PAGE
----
Many people do not eat high-fat, high-sugar ‘junk’ foods exclusively; rather they alternate between healthy and unhealthy meals throughout day-to-day life. More defined shifts in diet may occur when people commence diets that exclude certain foods and/or restrict their energy intake. However, abstaining from highly palatable, energy rich foods for long periods is difficult and most diet attempts prove unsuccessful, with dieters returning to unhealthy eating habits. One study estimated that slightly more than one in six overweight or obese individuals were able to achieve long-term weight loss of more than 10% over a 1-year period10. Recent data from an Australian population indicate a striking increase in the prevalence of obesity with comorbid disordered eating behaviours such as bingeing and/or excessive restriction of food intake11. These results suggest that people who attempt to control energy intake and body weight in modern environments are prone to repeated ‘cycles’ of healthy and unhealthy eating.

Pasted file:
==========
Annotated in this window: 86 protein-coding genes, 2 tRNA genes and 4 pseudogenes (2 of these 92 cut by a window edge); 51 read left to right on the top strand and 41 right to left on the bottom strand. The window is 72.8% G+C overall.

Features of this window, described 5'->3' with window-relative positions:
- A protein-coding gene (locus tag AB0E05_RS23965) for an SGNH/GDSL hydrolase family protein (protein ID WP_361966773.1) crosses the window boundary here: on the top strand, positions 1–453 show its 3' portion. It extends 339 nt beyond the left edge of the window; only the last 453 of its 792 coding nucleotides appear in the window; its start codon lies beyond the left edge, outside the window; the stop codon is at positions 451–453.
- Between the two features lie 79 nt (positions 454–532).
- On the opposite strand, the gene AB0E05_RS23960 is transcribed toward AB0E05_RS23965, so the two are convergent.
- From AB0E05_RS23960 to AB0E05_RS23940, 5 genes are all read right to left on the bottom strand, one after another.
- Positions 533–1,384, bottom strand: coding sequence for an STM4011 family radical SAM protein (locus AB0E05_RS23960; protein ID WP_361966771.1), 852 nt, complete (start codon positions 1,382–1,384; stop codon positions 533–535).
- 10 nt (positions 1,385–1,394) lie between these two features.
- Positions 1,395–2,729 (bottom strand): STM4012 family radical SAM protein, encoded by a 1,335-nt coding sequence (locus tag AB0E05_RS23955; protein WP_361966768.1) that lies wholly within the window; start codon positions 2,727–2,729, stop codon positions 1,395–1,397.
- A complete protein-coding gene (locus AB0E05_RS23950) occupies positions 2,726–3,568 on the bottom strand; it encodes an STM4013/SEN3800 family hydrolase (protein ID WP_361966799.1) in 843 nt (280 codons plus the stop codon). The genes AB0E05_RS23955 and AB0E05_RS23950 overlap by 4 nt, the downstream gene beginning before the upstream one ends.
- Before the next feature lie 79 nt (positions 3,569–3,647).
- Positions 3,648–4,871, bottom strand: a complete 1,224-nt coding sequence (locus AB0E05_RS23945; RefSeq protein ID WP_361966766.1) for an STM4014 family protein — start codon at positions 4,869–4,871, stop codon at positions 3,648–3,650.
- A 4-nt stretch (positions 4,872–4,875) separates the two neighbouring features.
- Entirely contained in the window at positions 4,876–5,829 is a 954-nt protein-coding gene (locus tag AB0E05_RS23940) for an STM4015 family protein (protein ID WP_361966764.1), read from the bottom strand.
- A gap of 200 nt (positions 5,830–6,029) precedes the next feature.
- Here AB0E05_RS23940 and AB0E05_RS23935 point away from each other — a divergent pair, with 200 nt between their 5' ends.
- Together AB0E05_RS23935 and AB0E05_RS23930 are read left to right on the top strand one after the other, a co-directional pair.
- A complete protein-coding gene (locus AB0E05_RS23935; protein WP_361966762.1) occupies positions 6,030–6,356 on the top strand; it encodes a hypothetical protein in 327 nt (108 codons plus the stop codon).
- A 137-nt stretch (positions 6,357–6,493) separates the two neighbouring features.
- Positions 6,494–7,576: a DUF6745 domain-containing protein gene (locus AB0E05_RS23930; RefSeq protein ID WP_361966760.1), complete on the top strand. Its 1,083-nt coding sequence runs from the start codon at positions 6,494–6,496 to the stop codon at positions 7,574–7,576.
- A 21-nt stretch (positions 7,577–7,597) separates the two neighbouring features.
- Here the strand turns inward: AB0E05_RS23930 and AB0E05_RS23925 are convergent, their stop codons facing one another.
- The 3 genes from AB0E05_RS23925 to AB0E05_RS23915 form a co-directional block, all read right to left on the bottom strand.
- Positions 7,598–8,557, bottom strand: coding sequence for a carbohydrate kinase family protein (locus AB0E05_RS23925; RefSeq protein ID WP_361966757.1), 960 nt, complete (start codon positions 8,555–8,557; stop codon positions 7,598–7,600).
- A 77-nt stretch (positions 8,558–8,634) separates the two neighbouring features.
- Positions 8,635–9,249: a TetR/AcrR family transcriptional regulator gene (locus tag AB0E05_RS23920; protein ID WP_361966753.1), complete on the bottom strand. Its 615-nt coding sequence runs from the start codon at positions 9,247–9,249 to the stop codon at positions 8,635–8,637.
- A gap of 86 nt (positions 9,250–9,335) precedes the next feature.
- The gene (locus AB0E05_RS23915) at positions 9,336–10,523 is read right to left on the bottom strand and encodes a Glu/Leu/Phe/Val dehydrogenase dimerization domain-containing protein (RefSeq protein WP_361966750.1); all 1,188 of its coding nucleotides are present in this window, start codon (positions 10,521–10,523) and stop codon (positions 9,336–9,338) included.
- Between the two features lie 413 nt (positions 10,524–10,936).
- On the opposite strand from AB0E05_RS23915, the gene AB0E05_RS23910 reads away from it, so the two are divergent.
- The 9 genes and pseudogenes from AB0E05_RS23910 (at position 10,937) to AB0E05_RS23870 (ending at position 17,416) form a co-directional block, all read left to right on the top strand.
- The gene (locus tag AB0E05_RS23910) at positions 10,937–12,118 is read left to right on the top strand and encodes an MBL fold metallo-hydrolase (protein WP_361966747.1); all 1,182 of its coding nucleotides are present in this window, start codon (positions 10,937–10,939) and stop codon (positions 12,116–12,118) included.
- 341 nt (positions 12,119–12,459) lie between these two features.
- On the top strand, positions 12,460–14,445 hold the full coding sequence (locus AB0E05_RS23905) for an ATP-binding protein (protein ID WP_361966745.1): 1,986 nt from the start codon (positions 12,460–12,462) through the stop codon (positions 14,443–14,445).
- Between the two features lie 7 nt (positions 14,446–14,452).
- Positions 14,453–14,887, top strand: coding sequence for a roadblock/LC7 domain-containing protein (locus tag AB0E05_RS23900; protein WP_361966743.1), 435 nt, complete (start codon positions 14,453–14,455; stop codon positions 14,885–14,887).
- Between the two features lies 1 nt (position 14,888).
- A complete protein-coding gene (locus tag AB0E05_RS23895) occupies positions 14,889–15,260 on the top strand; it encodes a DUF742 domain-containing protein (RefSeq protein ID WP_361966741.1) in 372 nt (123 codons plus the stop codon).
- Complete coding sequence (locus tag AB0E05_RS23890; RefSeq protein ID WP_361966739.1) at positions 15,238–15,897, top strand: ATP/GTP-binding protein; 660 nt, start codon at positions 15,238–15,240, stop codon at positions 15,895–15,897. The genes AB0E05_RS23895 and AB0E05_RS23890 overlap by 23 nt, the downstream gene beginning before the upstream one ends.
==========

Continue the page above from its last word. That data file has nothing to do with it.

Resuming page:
Although intermittent consumption of high energy foods characterises the eating habits of many people, relatively little is known about the effects of this pattern of intake on cognition. Results from animal models show that restricting access to high-fat and/or high-sugar foods (i.e., for limited hours per day, or limited days per week) can induce binge-like patterns of consumption12,13, persistent responding for valued food rewards despite punishment14 coupled with decreased motivation for less-preferred foods15,16, and increased immobility in the Forced-Swim Test, a putative index of depression-like behaviour, when the diet is removed17. This phenotype is argued to resemble an addiction to palatable food18,19,20 and is associated with changes in brain reward networks21,22. Deficits in tasks assessing associative learning23,24, spatial memory25,26 and goal-directed control over food-seeking behaviour27 have also been reported following chronic intermittent access to palatable food.